Diagnostic techniques

Histology:

  1. Finely granular, Feulgen-positive, intranuclear inclusions in the connective tissue cells, haemocytes and gill epithelium. Affected cells may have some hypertrophy and marginated chromatin in the particle-filled nucleus.
  2. Feulgen-negative, intranuclear and cytoplasmic inclusions characteristic of measles or distemper lesions of teratomatous glandular tissue.
  3. Inclusion bodies in the cells of the digestive gland.
  4. Presence of abnormal nuclei (condensed or with chromatin margination) in fibroblast-like cells and/or haemocytes throughout the connective tissue and possibly a few epithelial cells of moribund larvae.
  5. None reported but the gills of diseased M. lusoria were described as being abnormally dark grey (usually white) in colour.

Electron Microscopy:

  1. Icosahedral (6- and 5-sided) non-enveloped virons, 40 to 55 nm in diameter, in the nucleus of affected cells.
  2. Not described.
  3. Para-crystalline arrays of virus particles, of hexagonal profile and 50 to 60 nm in diameter, in the cytoplasm of cells of the digestive gland.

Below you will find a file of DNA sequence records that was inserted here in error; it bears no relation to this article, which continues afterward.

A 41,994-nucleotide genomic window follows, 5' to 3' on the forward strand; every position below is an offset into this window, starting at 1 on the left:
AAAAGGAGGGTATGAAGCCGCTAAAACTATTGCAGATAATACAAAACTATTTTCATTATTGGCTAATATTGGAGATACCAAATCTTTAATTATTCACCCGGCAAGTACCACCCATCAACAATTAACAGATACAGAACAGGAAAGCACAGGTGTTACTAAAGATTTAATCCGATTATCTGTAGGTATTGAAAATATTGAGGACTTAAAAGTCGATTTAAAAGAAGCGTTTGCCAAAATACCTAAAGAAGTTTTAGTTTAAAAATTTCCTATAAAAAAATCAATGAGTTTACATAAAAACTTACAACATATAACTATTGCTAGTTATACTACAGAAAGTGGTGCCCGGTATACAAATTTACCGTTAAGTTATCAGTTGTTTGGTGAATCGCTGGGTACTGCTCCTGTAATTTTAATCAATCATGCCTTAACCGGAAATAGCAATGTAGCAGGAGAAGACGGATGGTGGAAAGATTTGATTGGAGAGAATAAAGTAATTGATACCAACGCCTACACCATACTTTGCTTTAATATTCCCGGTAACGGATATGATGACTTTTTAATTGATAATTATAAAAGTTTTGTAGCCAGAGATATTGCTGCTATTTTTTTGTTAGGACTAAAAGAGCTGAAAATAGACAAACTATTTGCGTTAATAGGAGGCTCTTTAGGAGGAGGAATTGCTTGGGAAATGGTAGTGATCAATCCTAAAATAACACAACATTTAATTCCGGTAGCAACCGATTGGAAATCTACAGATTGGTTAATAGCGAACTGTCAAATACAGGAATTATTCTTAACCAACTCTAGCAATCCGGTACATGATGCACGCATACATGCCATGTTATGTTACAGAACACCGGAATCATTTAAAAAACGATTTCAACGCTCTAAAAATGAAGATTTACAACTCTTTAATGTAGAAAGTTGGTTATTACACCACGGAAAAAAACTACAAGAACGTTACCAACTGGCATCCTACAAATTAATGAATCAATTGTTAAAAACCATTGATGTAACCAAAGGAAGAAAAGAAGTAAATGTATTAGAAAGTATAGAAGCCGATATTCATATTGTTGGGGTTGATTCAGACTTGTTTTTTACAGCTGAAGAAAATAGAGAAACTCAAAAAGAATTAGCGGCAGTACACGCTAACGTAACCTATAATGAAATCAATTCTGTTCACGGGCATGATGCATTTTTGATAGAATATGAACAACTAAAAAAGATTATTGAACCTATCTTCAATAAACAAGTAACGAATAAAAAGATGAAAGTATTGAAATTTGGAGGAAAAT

4. The virus appears to induce apoptosis characterised as nuclear changes of chromatin condensation to form dense crescent-shaped aggregates lining the nuclear membrane followed by nuclear collapse. Concurrently, the cell cytoplasm condenses and the cell rounds up but the morphology of the mitochondria and ribosomes is preserved. Nuclei of infected fibroblast-like cells and rarely haemocytes usually contain circular to polygonal empty capsids (82 ± 4 nm in diameter) and nucleocapsids (74 ± 4 nm in diameter). Extracellular viruses were usually enveloped (111 ± 5 nm in diameter) and a tail was rarely observed.
  5. Virus-like particles in membrane-bound structures (1.0 to 1.5 µm in diameter) in the cytoplasm of necrotic gill cells. The unenveloped, hexagonal virus particles (average diameter of 62 nm) were uniform electron dense without cores.

Culture:

  1. Not reported.
  2. Not reported.
  3. The virus grew best in a bluegill fibroblast cell line but also produced cytopathic effect in Atlantic salmon embryo, fathead minnow and grunt fin cell lines. For details on culture procedures see Hill (1976).
  4. Not reported.